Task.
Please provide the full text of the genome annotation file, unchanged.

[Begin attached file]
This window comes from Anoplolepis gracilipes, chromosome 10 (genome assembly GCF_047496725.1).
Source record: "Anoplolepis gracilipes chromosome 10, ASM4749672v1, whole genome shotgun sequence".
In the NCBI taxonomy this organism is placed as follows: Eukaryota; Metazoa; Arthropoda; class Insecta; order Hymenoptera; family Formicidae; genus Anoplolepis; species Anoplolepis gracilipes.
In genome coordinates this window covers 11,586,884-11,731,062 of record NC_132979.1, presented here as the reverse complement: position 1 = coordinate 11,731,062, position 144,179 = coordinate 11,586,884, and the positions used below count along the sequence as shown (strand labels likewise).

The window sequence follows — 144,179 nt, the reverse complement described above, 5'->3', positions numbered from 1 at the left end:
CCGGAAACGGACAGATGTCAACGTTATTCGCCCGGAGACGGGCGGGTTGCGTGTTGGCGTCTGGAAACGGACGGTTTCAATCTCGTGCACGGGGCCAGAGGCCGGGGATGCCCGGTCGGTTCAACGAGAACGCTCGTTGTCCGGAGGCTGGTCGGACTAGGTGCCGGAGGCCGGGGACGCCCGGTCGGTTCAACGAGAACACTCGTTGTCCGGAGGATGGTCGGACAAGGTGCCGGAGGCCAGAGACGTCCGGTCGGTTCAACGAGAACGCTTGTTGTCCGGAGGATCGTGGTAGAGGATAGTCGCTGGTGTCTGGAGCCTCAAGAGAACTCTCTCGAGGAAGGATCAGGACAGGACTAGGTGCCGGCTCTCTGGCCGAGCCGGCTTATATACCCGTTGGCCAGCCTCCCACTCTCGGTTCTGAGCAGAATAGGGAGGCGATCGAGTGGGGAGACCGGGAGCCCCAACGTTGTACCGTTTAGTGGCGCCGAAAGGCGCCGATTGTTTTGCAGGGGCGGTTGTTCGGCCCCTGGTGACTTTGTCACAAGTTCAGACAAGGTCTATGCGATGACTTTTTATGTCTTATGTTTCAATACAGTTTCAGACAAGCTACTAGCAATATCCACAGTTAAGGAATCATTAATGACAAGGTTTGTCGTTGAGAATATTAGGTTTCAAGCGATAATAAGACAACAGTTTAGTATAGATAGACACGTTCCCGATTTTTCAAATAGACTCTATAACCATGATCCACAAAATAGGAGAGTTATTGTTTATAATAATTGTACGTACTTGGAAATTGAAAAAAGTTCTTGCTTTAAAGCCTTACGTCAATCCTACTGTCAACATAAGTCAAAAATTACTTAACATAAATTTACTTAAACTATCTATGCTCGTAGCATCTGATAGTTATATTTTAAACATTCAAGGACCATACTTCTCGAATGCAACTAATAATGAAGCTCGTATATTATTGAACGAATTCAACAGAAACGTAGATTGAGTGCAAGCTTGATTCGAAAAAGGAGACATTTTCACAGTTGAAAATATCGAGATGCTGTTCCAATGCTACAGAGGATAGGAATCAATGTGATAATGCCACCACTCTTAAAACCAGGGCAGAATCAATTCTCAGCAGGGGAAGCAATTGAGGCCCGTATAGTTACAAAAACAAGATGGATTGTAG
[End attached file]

This window comes from Anoplolepis gracilipes, chromosome 10 (genome assembly GCF_047496725.1).
Source record: "Anoplolepis gracilipes chromosome 10, ASM4749672v1, whole genome shotgun sequence".
In the NCBI taxonomy this organism is placed as follows: Eukaryota; Metazoa; Arthropoda; class Insecta; order Hymenoptera; family Formicidae; genus Anoplolepis; species Anoplolepis gracilipes.
In genome coordinates this window covers 11,586,884-11,731,062 of record NC_132979.1, presented here as the reverse complement: position 1 = coordinate 11,731,062, position 144,179 = coordinate 11,586,884, and the positions used below count along the sequence as shown (strand labels likewise).

The window sequence follows — 144,179 nt, the reverse complement described above, 5'->3', positions numbered from 1 at the left end:
CCGGAAACGGACAGATGTCAACGTTATTCGCCCGGAGACGGGCGGGTTGCGTGTTGGCGTCTGGAAACGGACGGTTTCAATCTCGTGCACGGGGCCAGAGGCCGGGGATGCCCGGTCGGTTCAACGAGAACGCTCGTTGTCCGGAGGCTGGTCGGACTAGGTGCCGGAGGCCGGGGACGCCCGGTCGGTTCAACGAGAACACTCGTTGTCCGGAGGATGGTCGGACAAGGTGCCGGAGGCCAGAGACGTCCGGTCGGTTCAACGAGAACGCTTGTTGTCCGGAGGATCGTGGTAGAGGATAGTCGCTGGTGTCTGGAGCCTCAAGAGAACTCTCTCGAGGAAGGATCAGGACAGGACTAGGTGCCGGCTCTCTGGCCGAGCCGGCTTATATACCCGTTGGCCAGCCTCCCACTCTCGGTTCTGAGCAGAATAGGGAGGCGATCGAGTGGGGAGACCGGGAGCCCCAACGTTGTACCGTTTAGTGGCGCCGAAAGGCGCCGATTGTTTTGCAGGGGCGGTTGTTCGGCCCCTGGTGACTTTGTCACAAGTTCAGACAAGGTCTATGCGATGACTTTTTATGTCTTATGTTTCAATACAGTTTCAGACAAGCTACTAGCAATATCCACAGTTAAGGAATCATTAATGACAAGGTTTGTCGTTGAGAATATTAGGTTTCAAGCGATAATAAGACAACAGTTTAGTATAGATAGACACGTTCCCGATTTTTCAAATAGACTCTATAACCATGATCCACAAAATAGGAGAGTTATTGTTTATAATAATTGTACGTACTTGGAAATTGAAAAAAGTTCTTGCTTTAAAGCCTTACGTCAATCCTACTGTCAACATAAGTCAAAAATTACTTAACATAAATTTACTTAAACTATCTATGCTCGTAGCATCTGATAGTTATATTTTAAACATTCAAGGACCATACTTCTCGAATGCAACTAATAATGAAGCTCGTATATTATTGAACGAATTCAACAGAAACGTAGATTGAGTGCAAGCTTGATTCGAAAAAGGAGACATTTTCACAGTTGAAAATATCGAGATGCTGTTCCAATGCTACAGAGGATAGGAATCAATGTGATAATGCCACCACTCTTAAAACCAGGGCAGAATCAATTCTCAGCAGGGGAAGCAATTGAGGCCCGTATAGTTACAAAAACAAGATGGATTGTAG